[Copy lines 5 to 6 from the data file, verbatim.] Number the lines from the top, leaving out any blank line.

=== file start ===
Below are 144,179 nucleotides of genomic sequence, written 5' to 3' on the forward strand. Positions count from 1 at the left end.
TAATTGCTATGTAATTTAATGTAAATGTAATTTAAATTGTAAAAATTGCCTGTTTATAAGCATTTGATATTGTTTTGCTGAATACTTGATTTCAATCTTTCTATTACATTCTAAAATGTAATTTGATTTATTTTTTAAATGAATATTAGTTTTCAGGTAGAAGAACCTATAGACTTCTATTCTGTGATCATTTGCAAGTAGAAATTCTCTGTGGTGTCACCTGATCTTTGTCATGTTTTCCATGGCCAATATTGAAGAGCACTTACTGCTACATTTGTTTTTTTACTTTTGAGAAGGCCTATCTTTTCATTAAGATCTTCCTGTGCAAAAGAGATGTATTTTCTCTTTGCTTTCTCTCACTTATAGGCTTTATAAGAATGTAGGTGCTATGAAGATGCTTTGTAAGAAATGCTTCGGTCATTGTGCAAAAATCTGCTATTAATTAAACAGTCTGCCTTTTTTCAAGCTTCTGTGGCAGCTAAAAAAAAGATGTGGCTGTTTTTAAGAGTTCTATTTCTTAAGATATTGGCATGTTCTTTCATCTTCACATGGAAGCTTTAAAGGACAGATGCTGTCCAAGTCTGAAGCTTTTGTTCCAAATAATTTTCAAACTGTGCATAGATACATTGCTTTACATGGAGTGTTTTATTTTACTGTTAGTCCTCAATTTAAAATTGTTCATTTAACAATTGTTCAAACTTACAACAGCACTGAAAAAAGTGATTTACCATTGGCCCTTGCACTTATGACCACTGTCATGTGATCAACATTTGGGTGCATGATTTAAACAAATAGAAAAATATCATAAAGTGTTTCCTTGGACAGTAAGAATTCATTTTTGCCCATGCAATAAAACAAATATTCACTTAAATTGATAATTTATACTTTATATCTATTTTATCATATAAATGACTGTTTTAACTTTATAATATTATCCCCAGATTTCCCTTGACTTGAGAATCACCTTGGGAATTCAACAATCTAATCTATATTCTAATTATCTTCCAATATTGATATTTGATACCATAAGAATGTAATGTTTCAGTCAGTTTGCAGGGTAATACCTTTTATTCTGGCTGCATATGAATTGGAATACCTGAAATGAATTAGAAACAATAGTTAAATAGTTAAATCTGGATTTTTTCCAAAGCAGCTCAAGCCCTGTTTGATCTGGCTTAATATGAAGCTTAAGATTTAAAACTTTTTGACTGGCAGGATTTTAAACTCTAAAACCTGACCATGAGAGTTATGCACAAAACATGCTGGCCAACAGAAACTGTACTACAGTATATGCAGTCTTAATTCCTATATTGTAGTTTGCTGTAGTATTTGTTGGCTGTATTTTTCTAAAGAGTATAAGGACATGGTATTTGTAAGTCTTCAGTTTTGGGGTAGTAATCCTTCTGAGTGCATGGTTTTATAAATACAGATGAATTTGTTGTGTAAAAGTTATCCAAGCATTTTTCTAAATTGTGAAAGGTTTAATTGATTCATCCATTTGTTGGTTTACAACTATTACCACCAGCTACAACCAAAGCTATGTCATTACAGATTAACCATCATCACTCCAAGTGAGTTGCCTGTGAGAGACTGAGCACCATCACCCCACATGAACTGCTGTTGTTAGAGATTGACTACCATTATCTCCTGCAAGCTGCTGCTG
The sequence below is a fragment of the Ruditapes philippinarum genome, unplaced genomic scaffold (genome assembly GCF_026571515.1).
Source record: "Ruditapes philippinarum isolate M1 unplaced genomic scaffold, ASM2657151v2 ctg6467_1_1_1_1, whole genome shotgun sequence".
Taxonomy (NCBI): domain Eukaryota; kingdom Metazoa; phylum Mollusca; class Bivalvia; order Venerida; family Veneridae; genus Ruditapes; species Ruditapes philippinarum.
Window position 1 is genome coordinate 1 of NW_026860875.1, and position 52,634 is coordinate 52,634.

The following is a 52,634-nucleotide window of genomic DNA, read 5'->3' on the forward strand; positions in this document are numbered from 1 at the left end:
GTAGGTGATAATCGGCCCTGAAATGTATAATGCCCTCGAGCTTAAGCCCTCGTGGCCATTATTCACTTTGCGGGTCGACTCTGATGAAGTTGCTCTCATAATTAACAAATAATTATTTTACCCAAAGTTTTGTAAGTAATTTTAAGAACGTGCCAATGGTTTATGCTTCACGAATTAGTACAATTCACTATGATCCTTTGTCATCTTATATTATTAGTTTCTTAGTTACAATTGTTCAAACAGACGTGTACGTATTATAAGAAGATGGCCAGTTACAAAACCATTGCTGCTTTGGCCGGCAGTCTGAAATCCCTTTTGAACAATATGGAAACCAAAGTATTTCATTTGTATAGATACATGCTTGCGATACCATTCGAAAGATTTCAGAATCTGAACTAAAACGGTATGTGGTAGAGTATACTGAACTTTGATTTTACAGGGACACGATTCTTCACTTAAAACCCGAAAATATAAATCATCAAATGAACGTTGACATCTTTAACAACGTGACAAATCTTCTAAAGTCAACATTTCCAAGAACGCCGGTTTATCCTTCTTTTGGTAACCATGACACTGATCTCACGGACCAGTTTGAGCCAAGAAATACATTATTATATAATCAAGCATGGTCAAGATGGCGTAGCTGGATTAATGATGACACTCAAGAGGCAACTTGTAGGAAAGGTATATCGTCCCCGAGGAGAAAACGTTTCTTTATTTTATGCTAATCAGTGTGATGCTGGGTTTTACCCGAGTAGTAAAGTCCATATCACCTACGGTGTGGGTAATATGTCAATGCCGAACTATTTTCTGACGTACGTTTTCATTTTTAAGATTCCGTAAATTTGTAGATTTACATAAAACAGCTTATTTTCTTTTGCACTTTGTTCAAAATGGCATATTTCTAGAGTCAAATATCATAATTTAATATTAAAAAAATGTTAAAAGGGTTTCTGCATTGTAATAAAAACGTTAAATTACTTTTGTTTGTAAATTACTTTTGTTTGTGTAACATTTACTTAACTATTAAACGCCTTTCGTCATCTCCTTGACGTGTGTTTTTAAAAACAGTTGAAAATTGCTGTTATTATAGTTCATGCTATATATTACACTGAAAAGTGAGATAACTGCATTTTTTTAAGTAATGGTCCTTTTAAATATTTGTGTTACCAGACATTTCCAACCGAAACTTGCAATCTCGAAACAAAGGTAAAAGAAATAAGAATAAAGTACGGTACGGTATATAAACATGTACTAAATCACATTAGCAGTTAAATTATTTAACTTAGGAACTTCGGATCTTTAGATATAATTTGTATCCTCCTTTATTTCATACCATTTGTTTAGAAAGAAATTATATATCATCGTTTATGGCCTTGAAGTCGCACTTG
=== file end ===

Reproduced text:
Taxonomy (NCBI): domain Eukaryota; kingdom Metazoa; phylum Mollusca; class Bivalvia; order Venerida; family Veneridae; genus Ruditapes; species Ruditapes philippinarum.
Window position 1 is genome coordinate 1 of NW_026860875.1, and position 52,634 is coordinate 52,634.